» Subscribe Today!
The Power of Information
Home
The Ledger - EST. 1978 - Nashville Edition
X
Skip Navigation LinksHome > Article
VOL. 46 | NO. 39 | Friday, September 30, 2022

4 constitutional amendments to change little

Print | Front Page | Email this story

Along with the usual bunch of saints and sinners running for office in Tennessee, four potential amendments to the state constitution will be on the November ballot. If recent history is any indicator, they will all pass.

Should they?

The constitution itself sets a nominally high threshold before a proposed amendment can go on the ballot for an up-down vote. A change must pass both houses of the General Assembly twice, with an election intervening. The first time requires a simple majority; the second requires two-thirds.

I say nominally because, with their super-duper majorities in both houses, Republicans could propose an amendment requiring Democrats to wear yellow beanies with pink propellers on top. Which, I suspect, some would like to do.

Fortunately – miraculously – restraint generally prevails. Somehow.

Since 1998, 11 amendments have been proposed, and every one got the thumbs-up from voters. Among the notable ones was a 1998 amendment that, Ballotpedia reports, “Ends the constitutional requirement that state prisons be ‘comfortable.’”

Almost 70% of voters decided prisoners had no right to expect comfort. Surprised? (Prisons are supposed to be “safe,” and treatment of prisoners “humane.”)

In 2006, a greater portion of voters – 81.3% – agreed that “the relationship of one man and one woman shall be the only legally recognized marital contract in this state.” I think we know how well that amendment aged.

And in 2010, an even greater portion – 87.38% – affirmed that “The citizens of this state shall have the personal right to hunt and fish, subject to reasonable regulations and restrictions prescribed by law.”

I wasn’t aware that the right to hunt and fish was under threat in Tennessee. But having written a column years ago poking fun at duck hunters and having reaped the whirlwind as a result, I am aware of hunters’ sensitivity on the topic of their favorite pastime.

The four items on the ballot for November would:

• Make it illegal to require membership in a labor union as a condition of employment

• Establish a process and a line of succession for an acting governor should the governor become disabled

• Repeal language that allows for slavery as a punishment for some criminal offenses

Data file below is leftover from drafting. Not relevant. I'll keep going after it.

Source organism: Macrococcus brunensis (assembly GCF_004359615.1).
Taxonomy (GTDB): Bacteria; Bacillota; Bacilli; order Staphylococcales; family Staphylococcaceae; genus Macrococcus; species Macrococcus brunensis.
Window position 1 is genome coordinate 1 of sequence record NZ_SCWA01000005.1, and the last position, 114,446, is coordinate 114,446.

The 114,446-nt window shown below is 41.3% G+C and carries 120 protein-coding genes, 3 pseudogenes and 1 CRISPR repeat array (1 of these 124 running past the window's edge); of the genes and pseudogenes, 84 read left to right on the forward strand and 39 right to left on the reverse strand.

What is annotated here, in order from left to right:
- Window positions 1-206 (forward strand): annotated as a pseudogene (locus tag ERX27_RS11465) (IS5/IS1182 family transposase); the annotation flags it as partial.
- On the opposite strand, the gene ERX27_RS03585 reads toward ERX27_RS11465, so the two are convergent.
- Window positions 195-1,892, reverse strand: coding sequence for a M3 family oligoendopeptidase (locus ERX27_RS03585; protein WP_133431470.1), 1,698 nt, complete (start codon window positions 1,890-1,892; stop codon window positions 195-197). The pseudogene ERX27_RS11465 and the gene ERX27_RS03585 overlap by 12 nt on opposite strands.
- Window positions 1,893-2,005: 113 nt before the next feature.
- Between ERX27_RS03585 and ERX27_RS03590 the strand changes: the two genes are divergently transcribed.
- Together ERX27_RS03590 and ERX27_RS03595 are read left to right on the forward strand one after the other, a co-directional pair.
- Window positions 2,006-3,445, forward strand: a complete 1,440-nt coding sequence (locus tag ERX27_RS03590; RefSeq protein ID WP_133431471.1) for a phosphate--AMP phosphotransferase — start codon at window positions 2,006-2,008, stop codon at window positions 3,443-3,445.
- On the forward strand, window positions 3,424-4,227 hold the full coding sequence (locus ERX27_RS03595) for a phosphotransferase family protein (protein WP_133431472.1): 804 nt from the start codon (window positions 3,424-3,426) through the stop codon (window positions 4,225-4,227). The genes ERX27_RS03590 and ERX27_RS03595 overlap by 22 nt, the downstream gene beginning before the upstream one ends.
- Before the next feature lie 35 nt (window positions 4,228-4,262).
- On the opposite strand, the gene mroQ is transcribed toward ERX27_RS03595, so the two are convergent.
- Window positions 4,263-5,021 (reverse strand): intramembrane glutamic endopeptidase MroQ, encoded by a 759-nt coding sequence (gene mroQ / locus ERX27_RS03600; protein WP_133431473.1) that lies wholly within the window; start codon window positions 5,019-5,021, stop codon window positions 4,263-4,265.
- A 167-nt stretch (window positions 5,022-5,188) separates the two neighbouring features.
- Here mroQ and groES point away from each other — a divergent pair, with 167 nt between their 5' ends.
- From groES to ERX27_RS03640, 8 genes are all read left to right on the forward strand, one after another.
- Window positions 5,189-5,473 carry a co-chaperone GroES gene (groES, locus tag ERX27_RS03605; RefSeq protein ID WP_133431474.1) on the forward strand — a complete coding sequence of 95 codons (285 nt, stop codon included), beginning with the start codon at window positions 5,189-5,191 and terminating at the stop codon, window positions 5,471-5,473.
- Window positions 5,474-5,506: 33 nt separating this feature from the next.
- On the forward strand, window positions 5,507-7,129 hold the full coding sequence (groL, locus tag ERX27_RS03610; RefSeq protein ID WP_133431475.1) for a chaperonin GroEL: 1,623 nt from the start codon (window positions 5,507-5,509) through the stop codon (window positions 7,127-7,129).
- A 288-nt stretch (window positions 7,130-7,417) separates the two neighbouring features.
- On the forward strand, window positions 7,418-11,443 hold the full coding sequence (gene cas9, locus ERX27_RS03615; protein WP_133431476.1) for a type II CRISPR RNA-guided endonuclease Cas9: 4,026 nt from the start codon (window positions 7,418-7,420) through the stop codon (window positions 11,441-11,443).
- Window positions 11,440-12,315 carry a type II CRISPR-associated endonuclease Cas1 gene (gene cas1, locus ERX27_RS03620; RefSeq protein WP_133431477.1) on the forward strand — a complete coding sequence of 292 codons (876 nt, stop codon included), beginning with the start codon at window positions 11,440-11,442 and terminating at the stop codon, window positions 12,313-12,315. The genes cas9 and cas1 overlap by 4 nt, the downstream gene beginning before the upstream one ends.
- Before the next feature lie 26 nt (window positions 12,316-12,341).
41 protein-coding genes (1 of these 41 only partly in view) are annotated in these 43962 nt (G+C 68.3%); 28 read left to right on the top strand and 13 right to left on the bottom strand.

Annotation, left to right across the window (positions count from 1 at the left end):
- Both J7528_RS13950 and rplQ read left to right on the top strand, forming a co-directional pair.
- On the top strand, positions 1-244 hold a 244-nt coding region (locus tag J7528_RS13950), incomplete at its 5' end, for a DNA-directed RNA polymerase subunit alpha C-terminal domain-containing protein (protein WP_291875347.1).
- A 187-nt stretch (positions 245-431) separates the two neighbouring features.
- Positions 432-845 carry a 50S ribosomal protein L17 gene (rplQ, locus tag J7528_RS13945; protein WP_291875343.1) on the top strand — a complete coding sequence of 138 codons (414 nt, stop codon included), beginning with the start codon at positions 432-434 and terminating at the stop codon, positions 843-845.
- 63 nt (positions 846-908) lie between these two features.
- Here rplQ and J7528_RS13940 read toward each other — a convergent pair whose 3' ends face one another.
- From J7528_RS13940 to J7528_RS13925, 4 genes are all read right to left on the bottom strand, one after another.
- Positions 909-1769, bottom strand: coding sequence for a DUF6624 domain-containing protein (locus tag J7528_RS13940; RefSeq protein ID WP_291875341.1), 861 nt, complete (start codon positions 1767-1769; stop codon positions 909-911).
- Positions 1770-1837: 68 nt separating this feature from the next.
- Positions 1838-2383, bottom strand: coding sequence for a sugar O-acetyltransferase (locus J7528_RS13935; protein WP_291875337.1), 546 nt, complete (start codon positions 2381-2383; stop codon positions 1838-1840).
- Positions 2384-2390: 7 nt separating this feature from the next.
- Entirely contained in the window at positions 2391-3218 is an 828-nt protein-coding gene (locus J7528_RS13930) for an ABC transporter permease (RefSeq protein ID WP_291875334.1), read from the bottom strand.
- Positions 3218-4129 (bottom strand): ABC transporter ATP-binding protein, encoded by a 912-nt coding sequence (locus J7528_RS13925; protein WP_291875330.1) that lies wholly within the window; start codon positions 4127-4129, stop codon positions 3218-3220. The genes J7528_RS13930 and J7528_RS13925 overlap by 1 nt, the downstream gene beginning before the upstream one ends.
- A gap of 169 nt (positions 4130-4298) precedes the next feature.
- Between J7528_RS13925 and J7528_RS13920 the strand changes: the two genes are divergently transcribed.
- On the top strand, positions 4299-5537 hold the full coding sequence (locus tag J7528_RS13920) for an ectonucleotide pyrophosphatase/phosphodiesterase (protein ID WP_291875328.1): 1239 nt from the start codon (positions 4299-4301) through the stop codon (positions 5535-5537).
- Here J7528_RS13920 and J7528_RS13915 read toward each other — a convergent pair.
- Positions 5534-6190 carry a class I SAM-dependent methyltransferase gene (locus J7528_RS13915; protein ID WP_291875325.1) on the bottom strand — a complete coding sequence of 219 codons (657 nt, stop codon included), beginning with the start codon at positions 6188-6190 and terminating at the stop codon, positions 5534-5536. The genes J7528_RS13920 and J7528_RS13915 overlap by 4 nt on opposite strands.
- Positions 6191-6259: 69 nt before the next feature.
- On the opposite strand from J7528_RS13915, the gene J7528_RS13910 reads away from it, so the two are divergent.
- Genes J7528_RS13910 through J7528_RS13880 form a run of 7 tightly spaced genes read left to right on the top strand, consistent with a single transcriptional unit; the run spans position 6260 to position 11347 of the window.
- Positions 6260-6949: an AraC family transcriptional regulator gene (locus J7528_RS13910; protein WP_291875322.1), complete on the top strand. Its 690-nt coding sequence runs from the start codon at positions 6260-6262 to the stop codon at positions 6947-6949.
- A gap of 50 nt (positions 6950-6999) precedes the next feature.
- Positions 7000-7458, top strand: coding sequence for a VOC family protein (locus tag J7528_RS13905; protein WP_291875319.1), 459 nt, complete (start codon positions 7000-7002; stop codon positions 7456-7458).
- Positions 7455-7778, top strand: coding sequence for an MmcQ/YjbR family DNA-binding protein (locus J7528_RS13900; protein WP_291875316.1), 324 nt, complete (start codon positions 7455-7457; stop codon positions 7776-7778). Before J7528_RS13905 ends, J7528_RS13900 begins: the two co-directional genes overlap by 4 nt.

• Remove constitutional language that bars members of the clergy from serving in the legislature

The line of succession provision doesn’t do anything crazy: It puts the speaker of the Senate first in line, the speaker of the House second. And the ban on clergy members as legislators has long been rendered null and void by the U.S. Supreme Court, so the amendment is just cleaning up some outdated language.

As to the third proposed amendment, regarding slavery, I suspect that one is largely a matter of semantics, too. I’m not aware that anyone has been sentenced to slavery for any crime since the constitution was adopted in 1870. Still, it’s an important issue, even if viewed mostly as symbolic.

It’s never a good idea to have a government charter endorsing slavery in any fashion.

You could argue that the first measure, a “right to work” amendment, is unnecessary since the state already has a law doing basically the same thing. And State Rep. John Ray Clemmons, a Nashville Democrat, has made that very argument:

“[T]his has been a law for 75 years under Republican and Democratic control legislators, and repealing it has never been on the table,” he said, according to Ballotpedia. “We should reserve amending our state’s constitution for very important things that need to be addressed.”

I am of two minds about unions. The family business in Mississippi (another “right to work” state) that kept me fed, clothed and housed as a youth would have been sunk by any effort to organize for higher wages.

The profit margin just wasn’t there. Union opposition is built into my DNA.

However, during my most recent employment, I overcame my resistance and joined a union, The Newspaper Guild. As a result, I had far and away the best benefits of my 42-year career in journalism.

“Right to work,” by the way, is a contentious term for such laws. Union supporters argue that the more accurate description is “right to work for less.” It also allows union nonmembers to freeload on the benefits negotiated by organized labor without paying union dues.

The proposed union amendment is the only one I’ve seen that has inspired any effort for a no vote, and I’m leaning that way. It will be interesting to see how many people agree with me. More interesting: how many people vote to keep slavery.

Joe Rogers is a former writer for The Tennessean and editor for The New York Times. He is retired and living in Nashville. He can be reached at jrogink@gmail.com

Follow us on Facebook, Twitter & RSS:
Sign-Up For Our FREE email edition
Get the news first with our free weekly email
Name
Email  
TNLedger.com Knoxville Editon
RECORD TOTALS DAY WEEK YEAR
PROPERTY SALES 0 0 0
MORTGAGES 0 0 0
FORECLOSURE NOTICES 0 0 0
BUILDING PERMITS 0 0 0
BANKRUPTCIES 0 0 0
BUSINESS LICENSES 0 0 0
UTILITY CONNECTIONS 0 0 0
MARRIAGE LICENSES 0 0 0